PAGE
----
She’s known as a tenacious fighter; Dover is a breast cancer survivor who first learned of her diagnosis on the opening day of the 2003 Legislative Session.

By Feb. 14, Gov. Rick Scott‘s statewide tour to promote his proposed 2017-18 budget made a stop in Trumbull’s district. According to MyPanhandle.com, Scott “wasted no time criticizing those who voted … to defund the agencies.”

“In Tallahassee, there (are) some politicians that don’t understand the importance of a job,” Scott said. “I am shocked that Rep. Jay Trumbull voted to abolish Enterprise Florida and Visit Florida.”

Trumbull later “said his vote was not an attempt to limit jobs, but to start a conversation about transparency and accountability within the agencies,” the site reported.

The next day, Trumbull filed the 1-page bill (HB 3343) that goes along with Dover’s tourism funding request.

Trumbull could not be reached by mobile phone: His voicemail was full and he did not respond to a text message.

Dover was unavailable Monday and a request for comment is pending with the association’s communications director.

On Friday, Fred Piccolo, Corcoran’s spokesman, said the speaker was unaware of the FRLA’s request and had no comment.

The bill to kill the agencies and incentive plans has a second stop in the House Appropriations Committee Tuesday.

Bar exam board seeking two lawyer members

The organization responsible for writing the state’s bar examination is looking for two good lawyers.

The Florida Board of Bar Examiners has two openings for attorney-members, it said in a Monday news release.

Applicants have to be “practicing lawyers with scholarly attainments” and must have been a member of The Florida Bar for at least five years.

Sorry, judges and law professors are ineligible.

Members have to “attend approximately ten meetings a year in various Florida locations, be willing and able to devote the equivalent of 3-4 days’ work a month, or up to 350 or more hours per year on Board business,” the release added.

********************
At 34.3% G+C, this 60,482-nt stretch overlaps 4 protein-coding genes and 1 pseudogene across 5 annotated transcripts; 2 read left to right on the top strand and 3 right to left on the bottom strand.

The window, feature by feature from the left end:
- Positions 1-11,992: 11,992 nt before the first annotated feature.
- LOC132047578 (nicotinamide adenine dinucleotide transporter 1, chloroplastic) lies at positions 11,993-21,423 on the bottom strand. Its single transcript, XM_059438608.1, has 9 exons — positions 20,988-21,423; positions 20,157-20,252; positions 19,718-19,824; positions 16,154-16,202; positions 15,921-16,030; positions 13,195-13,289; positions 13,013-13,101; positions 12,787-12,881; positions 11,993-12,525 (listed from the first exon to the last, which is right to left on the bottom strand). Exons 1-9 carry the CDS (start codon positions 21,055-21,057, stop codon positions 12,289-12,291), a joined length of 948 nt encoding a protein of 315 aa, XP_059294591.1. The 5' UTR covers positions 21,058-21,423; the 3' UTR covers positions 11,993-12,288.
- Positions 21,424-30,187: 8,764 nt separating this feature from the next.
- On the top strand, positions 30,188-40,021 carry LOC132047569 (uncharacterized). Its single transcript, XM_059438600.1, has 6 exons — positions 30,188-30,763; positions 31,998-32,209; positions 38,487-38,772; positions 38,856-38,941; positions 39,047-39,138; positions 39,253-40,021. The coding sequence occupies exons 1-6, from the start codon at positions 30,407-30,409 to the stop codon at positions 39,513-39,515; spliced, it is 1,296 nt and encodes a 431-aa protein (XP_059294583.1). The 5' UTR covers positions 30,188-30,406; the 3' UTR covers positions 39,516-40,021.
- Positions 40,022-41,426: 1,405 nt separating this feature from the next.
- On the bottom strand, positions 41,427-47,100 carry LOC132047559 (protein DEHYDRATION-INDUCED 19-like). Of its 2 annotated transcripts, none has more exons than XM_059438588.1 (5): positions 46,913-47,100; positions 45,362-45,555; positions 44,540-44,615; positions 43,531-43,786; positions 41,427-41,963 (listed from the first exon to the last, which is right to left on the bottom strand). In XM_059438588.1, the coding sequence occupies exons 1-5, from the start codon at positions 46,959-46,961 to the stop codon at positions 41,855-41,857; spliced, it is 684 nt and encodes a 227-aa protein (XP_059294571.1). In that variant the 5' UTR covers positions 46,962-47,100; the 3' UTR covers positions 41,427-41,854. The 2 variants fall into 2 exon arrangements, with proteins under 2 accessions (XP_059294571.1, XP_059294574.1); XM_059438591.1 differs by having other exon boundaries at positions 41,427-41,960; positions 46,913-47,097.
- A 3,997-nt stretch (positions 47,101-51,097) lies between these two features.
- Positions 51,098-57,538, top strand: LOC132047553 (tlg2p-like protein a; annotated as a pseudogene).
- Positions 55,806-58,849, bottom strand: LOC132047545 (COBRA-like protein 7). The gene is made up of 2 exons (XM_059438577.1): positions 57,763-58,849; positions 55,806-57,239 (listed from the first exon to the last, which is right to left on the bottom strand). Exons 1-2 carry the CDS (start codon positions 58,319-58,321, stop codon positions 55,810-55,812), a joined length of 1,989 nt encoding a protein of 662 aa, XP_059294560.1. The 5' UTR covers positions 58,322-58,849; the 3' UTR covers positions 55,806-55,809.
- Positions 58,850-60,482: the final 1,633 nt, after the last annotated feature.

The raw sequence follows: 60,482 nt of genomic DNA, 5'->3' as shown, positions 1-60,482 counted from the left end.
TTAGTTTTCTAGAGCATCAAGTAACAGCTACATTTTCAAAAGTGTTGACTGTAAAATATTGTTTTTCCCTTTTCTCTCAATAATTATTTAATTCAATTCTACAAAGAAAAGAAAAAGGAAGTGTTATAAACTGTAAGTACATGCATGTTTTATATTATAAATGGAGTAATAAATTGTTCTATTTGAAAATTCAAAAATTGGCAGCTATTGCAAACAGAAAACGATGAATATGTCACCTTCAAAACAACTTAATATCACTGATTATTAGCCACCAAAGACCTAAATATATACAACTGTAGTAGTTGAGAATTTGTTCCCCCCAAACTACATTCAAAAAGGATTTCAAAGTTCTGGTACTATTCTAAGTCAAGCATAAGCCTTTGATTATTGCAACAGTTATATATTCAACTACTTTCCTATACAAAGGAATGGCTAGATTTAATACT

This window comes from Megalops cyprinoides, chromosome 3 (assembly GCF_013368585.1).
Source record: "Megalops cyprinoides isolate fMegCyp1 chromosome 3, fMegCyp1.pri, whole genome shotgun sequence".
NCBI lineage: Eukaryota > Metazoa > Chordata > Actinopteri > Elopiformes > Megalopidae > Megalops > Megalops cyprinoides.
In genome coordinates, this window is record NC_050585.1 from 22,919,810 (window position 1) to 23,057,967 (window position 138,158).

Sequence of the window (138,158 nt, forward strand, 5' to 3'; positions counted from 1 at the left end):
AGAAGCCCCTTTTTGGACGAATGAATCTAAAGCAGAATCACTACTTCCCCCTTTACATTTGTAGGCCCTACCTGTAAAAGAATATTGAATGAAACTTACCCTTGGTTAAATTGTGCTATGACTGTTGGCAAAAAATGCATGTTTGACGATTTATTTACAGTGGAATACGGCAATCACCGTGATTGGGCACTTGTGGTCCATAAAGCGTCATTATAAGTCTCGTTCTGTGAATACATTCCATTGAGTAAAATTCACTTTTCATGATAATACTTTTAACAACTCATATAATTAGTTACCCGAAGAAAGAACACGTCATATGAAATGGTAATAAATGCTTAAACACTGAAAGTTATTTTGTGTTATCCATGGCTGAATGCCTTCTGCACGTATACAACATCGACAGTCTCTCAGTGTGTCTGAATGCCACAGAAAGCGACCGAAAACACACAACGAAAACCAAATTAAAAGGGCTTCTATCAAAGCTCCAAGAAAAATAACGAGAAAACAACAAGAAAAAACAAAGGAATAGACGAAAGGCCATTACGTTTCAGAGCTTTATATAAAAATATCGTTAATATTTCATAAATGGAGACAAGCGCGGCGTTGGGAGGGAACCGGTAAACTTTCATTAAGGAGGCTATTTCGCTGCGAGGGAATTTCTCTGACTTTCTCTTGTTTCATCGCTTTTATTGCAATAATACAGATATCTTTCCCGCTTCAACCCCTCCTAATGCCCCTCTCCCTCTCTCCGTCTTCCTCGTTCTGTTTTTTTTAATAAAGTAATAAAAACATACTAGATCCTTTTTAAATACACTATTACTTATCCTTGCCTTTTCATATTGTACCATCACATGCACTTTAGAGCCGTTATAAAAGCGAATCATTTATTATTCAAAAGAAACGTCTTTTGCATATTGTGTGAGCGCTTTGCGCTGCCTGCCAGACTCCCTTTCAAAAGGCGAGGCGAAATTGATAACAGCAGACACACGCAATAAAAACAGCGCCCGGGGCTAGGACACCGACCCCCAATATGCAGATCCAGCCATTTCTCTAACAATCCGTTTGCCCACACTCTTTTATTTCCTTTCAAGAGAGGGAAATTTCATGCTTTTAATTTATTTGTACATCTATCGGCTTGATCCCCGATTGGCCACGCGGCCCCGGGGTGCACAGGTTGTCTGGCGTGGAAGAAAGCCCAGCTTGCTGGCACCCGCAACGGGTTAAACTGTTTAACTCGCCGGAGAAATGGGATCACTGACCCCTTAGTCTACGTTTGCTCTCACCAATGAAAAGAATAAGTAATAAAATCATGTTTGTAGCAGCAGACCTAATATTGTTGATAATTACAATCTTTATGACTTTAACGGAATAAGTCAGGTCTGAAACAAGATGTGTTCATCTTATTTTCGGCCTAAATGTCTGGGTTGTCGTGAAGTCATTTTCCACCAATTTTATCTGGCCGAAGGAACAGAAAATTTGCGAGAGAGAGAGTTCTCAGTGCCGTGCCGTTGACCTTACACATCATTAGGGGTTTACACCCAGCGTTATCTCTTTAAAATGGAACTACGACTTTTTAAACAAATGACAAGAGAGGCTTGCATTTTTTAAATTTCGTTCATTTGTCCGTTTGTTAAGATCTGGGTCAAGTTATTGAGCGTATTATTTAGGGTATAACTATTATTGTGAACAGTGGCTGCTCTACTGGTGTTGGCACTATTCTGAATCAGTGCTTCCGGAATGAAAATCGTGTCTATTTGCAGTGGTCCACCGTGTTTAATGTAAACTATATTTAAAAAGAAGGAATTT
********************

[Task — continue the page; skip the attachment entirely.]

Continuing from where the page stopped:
Interested? Click here to download the application or call (850) 561-5757 to get one.

Completed applications must be received by the Executive Director, The Florida Bar, 651 East Jefferson St., Tallahassee, Florida, 32399-2300 or submitted via e-mail to <specialapptapp@floridabar.org> no later than close of business on Monday, April 3.

A “screening committee” will recommend six nominees for the two vacancies at its May 26 meeting.

“The nominations will then be forwarded to the Supreme Court to fill two five-year terms commencing November 1, 2017, and expiring on October 31, 2022,” the release said. 

Florida’s bar exam is given twice yearly over two days, in July and February, at the Tampa Convention Center. The next exam is this Tuesday and Wednesday.

Richard Corcoran sues Florida Lottery over ‘improper spending’

In what one lobbyist privately compared to “the bombing of Pearl Harbor,” House Speaker Richard Corcoran Friday dropped a blockbuster lawsuit on the Florida Lottery, which reports to Gov. Rick Scott, saying it was guilty of “wasteful and improper spending” for signing a $700 million deal for new equipment. 

The legal action caps off weeks of tension and sniping between the Republican governor and Corcoran’s GOP House majority after the speaker said he was out to kill state government’s business incentives programs, what he calls “corporate welfare.” Scott says they help create jobs.

Corcoran, a Land O’ Lakes Republican, also seeks to eliminate the dispensers of the largesse, the public-private organizations Enterprise Florida, which does economic development, and VISIT FLORIDA, which handles the state’s tourism marketing.

In retaliation, Scott has been going to the home districts of Republican House members to publicly shame them for supporting an anti-incentives bill. He’s been doing so under the guise of promoting his proposed 2017-18 “Fighting for Florida’s Future” budget.

Later Friday, Scott spokeswoman Jackie Schutz shot back in an email, saying “Florida Lottery’s record sales have led to historic contributions to our state’s education system and the House sues?” Lottery proceeds go into the state’s Educational Enhancement Trust Fund, which helps pay for public education.

Schutz then used a term considered anathema by conservatives: “Not shocking to have another lawsuit from a trial lawyer.” Corcoran is a commercial litigation attorney.

The suit had been known to be in the works and was disclosed earlier this week by POLITICO Florida. The 12-page suit, plus exhibits, was filed in Leon County Circuit Civil court at 4:54 p.m. Friday.

As previously reported, it is what’s known as a “quo warranto” writ, filed against government officials to demand they prove their authority to perform a certain action.

At 5 p.m. Friday, Corcoran’s office said he was suing the Lottery “for signing a contract that spends beyond existing budget limitations.”

The deal, with International Game Technology (IGT), will provide the Lottery with new retailer terminals, in-store signage, self-service lottery vending machines, self-service ticket checkers and an upgraded communications network.